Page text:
High Tau Levels in Cerebrospinal Fluid Predict Rapid Decline and Increased Dementia Mortality in Alzheimer's Disease
2014 (English)In: Dementia and Geriatric Cognitive Disorders, ISSN 1420-8008, E-ISSN 1421-9824, Vol. 37, no 3-4, 196-206 p.Article in journal (Refereed) Published
Objective: Cerebrospinal fluid (CSF) amyloid beta(42) (A beta(42)), total tau (t-tau) and phosphorylated tau (p-tau) are useful as predictors of conversion from mild cognitive impairment (MCI) to Alzheimer's disease (AD) dementia. However, results are contradictory as to whether these biomarkers reflect the future rate of clinical decline. Methods: This is a retrospective study on 196 patients with AD [mild/moderate AD (n = 72) or AD-MCI (n = 124) at baseline] with a follow-up period of 2-9 years' duration (median 6 years). Lumbar punctures were performed at baseline as a part of the diagnostic procedure. Results: We found an increased risk of rapid cognitive decline defined as a drop in the Mini-Mental State Examination score of = 4 points/year in patients with CSF t-tau concentrations above the median (OR 3.31, 95% CI 1.53-7.16) and CSF p-tau above the median (OR 2.53, 95% CI 1.21-5.26). Patients with CSF t-tau in the highest quartile had a higher risk of dying in severe dementia (HR 4.67, 95% CI 1.16-18.82). Conclusions: In this large AD cohort, we found an association between high levels of CSF t-tau and p-tau and a more aggressive course of the disease, measured as a rapid cognitive decline and a higher risk of dying in severe dementia.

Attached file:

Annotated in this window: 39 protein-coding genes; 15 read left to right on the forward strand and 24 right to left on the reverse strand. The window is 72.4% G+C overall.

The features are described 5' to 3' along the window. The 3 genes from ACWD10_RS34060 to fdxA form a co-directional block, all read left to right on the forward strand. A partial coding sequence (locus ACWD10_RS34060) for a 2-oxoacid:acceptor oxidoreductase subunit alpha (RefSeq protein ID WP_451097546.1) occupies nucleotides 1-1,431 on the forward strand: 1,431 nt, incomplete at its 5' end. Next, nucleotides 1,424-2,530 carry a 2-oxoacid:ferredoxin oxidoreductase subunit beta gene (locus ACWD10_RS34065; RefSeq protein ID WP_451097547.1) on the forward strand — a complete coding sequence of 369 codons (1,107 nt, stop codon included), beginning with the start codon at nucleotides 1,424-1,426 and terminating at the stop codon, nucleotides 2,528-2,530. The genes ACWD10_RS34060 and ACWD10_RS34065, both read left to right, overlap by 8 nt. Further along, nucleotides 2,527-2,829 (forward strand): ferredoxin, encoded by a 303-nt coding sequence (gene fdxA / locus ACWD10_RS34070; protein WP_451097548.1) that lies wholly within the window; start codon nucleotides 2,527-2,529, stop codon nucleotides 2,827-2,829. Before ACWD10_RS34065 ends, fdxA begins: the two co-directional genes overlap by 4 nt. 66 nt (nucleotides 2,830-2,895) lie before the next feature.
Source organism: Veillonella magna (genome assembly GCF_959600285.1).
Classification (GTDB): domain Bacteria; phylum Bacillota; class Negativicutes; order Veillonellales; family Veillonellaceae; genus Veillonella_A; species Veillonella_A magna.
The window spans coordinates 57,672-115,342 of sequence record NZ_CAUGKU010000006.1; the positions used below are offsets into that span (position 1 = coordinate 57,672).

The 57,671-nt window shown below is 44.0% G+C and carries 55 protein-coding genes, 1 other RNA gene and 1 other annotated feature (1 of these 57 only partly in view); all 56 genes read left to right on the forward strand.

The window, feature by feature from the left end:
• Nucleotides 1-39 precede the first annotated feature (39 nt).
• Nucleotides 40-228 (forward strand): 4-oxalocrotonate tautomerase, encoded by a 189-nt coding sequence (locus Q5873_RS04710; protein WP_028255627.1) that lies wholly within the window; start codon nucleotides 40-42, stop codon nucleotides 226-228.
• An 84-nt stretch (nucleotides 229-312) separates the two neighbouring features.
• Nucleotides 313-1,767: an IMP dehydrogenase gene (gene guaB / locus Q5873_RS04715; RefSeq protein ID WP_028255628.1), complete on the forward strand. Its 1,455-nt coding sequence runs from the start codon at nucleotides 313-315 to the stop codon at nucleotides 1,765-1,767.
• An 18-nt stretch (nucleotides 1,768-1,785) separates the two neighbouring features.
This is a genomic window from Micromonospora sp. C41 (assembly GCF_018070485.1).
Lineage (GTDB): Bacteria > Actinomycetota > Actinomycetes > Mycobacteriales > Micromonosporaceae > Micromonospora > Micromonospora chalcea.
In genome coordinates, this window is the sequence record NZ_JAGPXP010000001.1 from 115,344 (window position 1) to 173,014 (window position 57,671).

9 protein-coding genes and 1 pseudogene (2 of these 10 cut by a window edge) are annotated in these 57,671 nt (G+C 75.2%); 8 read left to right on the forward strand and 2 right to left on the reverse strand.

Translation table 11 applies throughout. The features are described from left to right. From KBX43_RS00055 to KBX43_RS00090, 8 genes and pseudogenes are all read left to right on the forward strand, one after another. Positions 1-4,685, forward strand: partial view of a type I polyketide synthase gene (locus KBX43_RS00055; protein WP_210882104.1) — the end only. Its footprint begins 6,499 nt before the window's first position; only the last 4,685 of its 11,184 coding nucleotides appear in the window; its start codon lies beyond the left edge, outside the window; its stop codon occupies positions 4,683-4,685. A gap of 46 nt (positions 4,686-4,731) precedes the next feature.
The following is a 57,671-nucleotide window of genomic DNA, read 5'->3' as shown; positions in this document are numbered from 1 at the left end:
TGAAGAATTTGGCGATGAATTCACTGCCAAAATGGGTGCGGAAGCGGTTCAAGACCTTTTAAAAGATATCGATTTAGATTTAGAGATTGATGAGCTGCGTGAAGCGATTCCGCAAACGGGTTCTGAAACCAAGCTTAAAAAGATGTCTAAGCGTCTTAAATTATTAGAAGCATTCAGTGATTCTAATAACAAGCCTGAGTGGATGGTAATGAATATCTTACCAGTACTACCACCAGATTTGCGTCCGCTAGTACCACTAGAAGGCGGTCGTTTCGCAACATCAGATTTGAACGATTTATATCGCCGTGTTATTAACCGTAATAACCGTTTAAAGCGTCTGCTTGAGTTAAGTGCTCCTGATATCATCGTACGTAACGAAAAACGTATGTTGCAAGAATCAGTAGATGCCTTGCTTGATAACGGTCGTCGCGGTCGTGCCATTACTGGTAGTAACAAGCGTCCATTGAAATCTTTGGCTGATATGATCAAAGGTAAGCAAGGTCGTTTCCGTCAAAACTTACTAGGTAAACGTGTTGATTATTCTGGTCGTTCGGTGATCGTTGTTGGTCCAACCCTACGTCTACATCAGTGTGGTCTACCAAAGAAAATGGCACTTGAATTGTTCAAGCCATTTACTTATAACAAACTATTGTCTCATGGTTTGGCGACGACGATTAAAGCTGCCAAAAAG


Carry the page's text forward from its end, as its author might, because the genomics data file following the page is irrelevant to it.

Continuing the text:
Place, publisher, year, edition, pages
2014. Vol. 37, no 3-4, 196-206 p.
Alzheimer’s disease, tau, p-tau, beta-amyloid, CSF, rapid cognitive decline, dying in severe dementia, mortality
Geriatrics Gerontology, specializing in Medical and Health Sciences
Research subject Medical Science
IdentifiersURN: urn:nbn:se:uu:diva-196964DOI: 10.1159/000355556ISI: 000335227300006OAI: oai:DiVA.org:uu-196964DiVA: diva2:611258